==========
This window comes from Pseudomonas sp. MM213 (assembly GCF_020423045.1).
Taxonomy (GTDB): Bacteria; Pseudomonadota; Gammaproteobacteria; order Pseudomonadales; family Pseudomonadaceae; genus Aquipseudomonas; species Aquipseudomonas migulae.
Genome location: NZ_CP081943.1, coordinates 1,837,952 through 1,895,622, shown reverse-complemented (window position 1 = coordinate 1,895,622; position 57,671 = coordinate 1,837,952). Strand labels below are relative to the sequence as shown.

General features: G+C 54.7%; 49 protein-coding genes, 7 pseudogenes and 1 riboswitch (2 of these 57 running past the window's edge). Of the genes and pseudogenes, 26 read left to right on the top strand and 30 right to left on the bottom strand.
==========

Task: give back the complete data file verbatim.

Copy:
This window comes from Pseudomonas sp. MM213 (assembly GCF_020423045.1).
Taxonomy (GTDB): Bacteria; Pseudomonadota; Gammaproteobacteria; order Pseudomonadales; family Pseudomonadaceae; genus Aquipseudomonas; species Aquipseudomonas migulae.
Genome location: NZ_CP081943.1, coordinates 1,837,952 through 1,895,622, shown reverse-complemented (window position 1 = coordinate 1,895,622; position 57,671 = coordinate 1,837,952). Strand labels below are relative to the sequence as shown.

General features: G+C 54.7%; 49 protein-coding genes, 7 pseudogenes and 1 riboswitch (2 of these 57 running past the window's edge). Of the genes and pseudogenes, 26 read left to right on the top strand and 30 right to left on the bottom strand.